SCHENECTADY -- The owner of the building that got hit by the late-January landslide has filed two notices of claim against the city.
The claims, which are a required precursor for lawsuits against municipalities, detail events that happened in the wake of the Jan. 28 landslide.
In one claim, Joseph Gotwals, the owner of 223 Nott Terrace, said the city was “negligent in not taking timely action to isolate the reported water line leakage on Barney Street.”
Gotwals said in the claim that the landslide caused him to lose rental income for 10 apartment units. The other notice of claim accuses the city of failing to shut off water service to his building after the slide. That caused the water pipes to freeze and break, flooding two of his apartments, according to the claim.
“The Water Department had not secured the water service to the building as directed and reported complete on January 28, 2018,” the claim states.
There was damage to the floor tiles in the second-floor apartment, but the first-floor apartment sustained the most damage: Ceiling tiles in the hallway, living room and kitchen were damaged, according to the claim. The water also damaged the apartment’s insulation and warped the floorboards in the kitchen.
City Corporation Counsel Carl Falotico said there were “no new allegations” in the claim that accuses the city of failing to isolate the Barney Street leak.
“[Gotwals] said we didn’t turn the water off quickly enough," Falotico said. “As soon as works noticed it, they went and turned the water off.”
Falotico refused to comment on the second claim.
Both claims were filed on April 27, just two days after City Engineer Chris Wallin told The Daily Gazette the landslide was caused by a broken water service line at 11 Barney St.
Wallin cited a geotechnical report prepared by the Dente Group out of Watervliet, which showed water from the broken service line to the Barney Street home, which was directly up the slope from 223 Nott Terrace, seeped into the ground and flowed out of the hillside.
The report also revealed there was a water service line break at 6 Daggett Terrace, located 150 feet from 11 Barney St., well before the landslide occurred. City officials though said they do not believe that leak contributed to the slide.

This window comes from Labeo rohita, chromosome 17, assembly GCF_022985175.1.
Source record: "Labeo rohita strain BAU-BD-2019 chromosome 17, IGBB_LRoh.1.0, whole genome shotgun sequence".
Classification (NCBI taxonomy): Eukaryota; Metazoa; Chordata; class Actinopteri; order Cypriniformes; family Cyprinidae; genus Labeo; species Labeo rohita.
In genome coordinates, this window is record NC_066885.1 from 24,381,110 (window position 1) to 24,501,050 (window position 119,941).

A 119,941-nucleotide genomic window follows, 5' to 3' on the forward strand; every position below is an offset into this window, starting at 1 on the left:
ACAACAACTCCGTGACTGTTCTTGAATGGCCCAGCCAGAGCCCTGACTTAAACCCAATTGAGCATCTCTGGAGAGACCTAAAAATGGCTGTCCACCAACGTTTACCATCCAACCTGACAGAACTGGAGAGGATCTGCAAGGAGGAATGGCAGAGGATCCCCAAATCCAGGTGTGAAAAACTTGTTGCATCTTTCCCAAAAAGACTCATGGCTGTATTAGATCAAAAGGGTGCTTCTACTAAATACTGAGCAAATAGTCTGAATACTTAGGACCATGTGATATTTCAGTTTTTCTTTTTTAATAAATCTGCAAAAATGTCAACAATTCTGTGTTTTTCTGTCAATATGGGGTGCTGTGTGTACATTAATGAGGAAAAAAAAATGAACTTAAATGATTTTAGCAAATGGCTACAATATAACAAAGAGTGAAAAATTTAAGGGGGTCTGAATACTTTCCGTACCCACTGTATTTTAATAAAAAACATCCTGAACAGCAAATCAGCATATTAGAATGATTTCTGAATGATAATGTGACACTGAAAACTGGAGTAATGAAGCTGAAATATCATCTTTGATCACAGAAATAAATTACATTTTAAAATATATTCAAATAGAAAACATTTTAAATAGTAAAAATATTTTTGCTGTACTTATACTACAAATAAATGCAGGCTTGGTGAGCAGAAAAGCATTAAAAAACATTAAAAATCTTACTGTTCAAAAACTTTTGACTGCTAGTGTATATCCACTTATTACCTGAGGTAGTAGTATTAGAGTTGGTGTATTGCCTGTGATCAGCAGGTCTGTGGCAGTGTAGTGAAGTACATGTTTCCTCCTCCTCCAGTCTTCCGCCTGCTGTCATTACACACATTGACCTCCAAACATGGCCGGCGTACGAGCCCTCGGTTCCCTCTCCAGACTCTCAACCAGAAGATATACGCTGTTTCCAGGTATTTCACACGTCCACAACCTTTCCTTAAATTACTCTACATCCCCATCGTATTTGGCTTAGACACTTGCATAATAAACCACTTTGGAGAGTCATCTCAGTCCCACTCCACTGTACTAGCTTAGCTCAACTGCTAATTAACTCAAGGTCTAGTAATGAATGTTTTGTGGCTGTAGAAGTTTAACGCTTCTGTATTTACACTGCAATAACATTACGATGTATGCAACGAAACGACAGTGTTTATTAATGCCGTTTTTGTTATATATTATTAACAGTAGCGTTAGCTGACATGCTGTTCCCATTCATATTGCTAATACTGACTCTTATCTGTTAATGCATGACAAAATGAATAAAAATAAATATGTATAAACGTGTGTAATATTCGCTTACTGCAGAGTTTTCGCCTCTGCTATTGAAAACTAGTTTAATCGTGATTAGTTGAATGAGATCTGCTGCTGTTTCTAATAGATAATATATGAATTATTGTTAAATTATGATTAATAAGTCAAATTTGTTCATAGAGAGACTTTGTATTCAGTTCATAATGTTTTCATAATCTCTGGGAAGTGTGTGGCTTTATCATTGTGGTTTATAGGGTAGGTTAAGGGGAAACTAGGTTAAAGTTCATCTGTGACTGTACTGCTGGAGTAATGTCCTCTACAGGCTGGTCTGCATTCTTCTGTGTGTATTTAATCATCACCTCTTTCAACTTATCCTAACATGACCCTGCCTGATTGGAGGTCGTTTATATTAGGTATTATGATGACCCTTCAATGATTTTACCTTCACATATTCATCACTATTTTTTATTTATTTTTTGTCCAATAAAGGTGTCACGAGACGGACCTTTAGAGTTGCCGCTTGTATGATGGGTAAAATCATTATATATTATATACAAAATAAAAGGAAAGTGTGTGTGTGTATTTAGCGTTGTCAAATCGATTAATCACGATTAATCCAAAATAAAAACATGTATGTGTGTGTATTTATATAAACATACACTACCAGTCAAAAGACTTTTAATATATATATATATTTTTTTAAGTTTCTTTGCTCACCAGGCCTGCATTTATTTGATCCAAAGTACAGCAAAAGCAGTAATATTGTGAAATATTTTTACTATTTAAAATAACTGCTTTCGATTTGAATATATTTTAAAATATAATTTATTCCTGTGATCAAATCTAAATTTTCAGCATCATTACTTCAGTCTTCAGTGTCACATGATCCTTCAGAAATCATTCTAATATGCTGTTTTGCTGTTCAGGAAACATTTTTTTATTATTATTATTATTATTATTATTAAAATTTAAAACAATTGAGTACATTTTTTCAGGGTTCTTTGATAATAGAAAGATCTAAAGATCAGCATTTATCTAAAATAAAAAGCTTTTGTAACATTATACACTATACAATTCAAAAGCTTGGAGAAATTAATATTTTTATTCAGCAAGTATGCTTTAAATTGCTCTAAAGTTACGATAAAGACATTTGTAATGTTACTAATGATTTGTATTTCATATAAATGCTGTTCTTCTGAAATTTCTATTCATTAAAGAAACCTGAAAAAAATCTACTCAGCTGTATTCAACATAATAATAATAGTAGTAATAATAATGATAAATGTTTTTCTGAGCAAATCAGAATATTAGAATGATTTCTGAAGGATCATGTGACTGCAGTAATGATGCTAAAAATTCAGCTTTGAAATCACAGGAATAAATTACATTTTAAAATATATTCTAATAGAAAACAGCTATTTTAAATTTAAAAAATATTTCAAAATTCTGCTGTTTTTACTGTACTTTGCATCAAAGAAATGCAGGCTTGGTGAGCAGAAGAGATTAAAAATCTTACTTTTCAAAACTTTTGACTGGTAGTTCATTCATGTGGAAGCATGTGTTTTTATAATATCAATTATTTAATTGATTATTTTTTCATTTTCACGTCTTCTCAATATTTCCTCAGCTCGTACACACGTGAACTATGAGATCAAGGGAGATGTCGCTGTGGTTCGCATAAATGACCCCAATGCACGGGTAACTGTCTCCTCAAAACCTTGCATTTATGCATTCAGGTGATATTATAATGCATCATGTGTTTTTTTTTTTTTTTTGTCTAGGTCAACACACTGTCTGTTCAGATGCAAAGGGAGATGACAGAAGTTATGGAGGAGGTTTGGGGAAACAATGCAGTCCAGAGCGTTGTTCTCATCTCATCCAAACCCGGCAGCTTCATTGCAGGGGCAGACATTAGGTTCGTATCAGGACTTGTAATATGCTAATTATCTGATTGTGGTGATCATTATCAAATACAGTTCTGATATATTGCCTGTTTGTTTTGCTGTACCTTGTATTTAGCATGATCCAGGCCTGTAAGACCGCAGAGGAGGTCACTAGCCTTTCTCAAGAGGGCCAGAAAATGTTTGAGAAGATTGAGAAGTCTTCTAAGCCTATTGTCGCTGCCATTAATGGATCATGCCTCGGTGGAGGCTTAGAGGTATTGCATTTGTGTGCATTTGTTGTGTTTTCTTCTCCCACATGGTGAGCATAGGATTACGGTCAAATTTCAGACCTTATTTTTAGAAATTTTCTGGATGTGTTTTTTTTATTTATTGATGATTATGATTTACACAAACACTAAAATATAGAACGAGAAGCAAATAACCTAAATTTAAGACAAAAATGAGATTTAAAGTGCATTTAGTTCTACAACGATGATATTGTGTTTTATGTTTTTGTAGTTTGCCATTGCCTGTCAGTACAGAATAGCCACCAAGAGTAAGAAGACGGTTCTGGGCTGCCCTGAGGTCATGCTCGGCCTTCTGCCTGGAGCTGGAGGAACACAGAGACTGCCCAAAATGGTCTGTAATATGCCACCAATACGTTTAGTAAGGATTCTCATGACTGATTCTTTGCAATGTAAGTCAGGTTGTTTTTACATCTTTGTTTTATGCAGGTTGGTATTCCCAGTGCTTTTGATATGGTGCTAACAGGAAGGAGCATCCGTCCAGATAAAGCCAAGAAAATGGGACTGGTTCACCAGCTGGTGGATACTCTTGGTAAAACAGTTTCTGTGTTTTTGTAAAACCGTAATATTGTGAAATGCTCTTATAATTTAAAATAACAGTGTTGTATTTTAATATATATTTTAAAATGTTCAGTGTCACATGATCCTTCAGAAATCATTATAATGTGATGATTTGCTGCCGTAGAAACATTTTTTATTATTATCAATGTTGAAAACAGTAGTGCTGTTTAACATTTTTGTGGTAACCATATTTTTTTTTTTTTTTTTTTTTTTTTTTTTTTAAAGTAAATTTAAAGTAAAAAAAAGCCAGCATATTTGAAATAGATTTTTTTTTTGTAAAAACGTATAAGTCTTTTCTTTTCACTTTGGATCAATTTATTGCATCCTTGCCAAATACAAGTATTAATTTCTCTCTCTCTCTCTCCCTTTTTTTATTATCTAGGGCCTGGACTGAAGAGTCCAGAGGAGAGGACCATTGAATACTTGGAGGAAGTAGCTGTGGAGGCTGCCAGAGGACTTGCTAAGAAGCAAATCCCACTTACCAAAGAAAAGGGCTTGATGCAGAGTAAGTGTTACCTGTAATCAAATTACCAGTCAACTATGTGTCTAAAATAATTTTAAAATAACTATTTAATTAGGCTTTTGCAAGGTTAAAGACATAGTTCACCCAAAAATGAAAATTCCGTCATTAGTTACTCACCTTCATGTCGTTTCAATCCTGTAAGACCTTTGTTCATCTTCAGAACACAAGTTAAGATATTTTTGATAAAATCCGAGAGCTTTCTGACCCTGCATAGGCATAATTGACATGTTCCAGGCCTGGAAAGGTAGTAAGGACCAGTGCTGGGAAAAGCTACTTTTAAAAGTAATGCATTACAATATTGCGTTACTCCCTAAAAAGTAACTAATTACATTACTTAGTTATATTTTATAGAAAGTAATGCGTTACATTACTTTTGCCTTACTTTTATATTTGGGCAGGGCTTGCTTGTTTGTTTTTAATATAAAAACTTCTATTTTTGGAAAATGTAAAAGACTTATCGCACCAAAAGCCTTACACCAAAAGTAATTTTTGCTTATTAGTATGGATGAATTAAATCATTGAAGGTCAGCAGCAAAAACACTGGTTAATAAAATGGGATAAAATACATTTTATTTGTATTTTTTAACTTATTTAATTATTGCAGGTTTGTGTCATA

The water service to 6 Daggett Terrace was shut off the day after the slide occurred.
Both tenants and city officials said they found water in the basement of 223 Nott Terrace after the slide.
City officials previously said they were alerted to the broken water line at the top of the hill and shut off water service to 11 Barney St. the Friday before the landslide occurred. They claim they were not liable for the slide because the water service line is the responsibility of the property owner.
Schenectady County property records show that 11 Barney St. is owned by Bronx residents Vidyawattie and Yashmenie Devi Abraja. The city said it has been trying to make contact with them but has not been able to do so.
Falotico previously said he doesn't think the city is liable because it did nothing to add to the problem that caused the slide. He also said the city wasn’t negligent in failing to notify residents at the bottom of the hill about the danger because the water and sewer maintenance crews didn’t have reason to believe the slope would fail.
The landslide occurred during the early morning hours of Jan. 28, sending mud and debris into the back of 223 Nott Terrace.
After the slide, the city declared a state of emergency and demolished three structures that city officials deemed unstable. Those structures were 11 and 15 Barney St., as well as the garage behind 2 Daggett Terrace. They were razed at a cost of $73,000.
Gotwals’ claim joins four others filed against the city since the slide.
The first was filed by Reco Ross, a former tenant of Gotwals. Another was filed by Ross's nephew, Iquann Cornish, who is still recovering from injuries he suffered in the slide, which trapped him for nearly an hour before firefighters were able to extricate him from the debris.
Cornish was airlifted to Albany Medical Center. Ross and Cornish’s 17-year-old cousin were also taken to the hospital to be treated for injuries and were released a few days later.
Cornish has also filed a notice of claim against the county because of its involvement in the Schenectady County Multi-Jurisdictional Hazard Mitigation Plan, a report published in 2007.
That plan includes a map that indicates the ridge below Barney Street is susceptible to landslides. The same ridge experienced a landslide in 1996, which claimed one life, and another slide in 2004.
Cornish claimed both the city and county failed to make sure the hill was stable before the landslide. Ross said the city was negligent in not addressing the water service line break in a timely manner. The owners of 225 Nott Terrace, David and Bruce Baker, have also filed a similar notice of claim against the city.
The same accusation was contained in a notice of claim filed by the owner of 15 Barney St., Josh Gonzalez. He also claimed the city failed to do a proper inspection of his home or notify him of their decision to raze it before demolishing the building.
Falotico has previously said that, because the building was under a state of emergency, the city didn’t need to contact property owners before demolishing their buildings.
None of the claims filed have detailed how much the claimants are seeking in damages.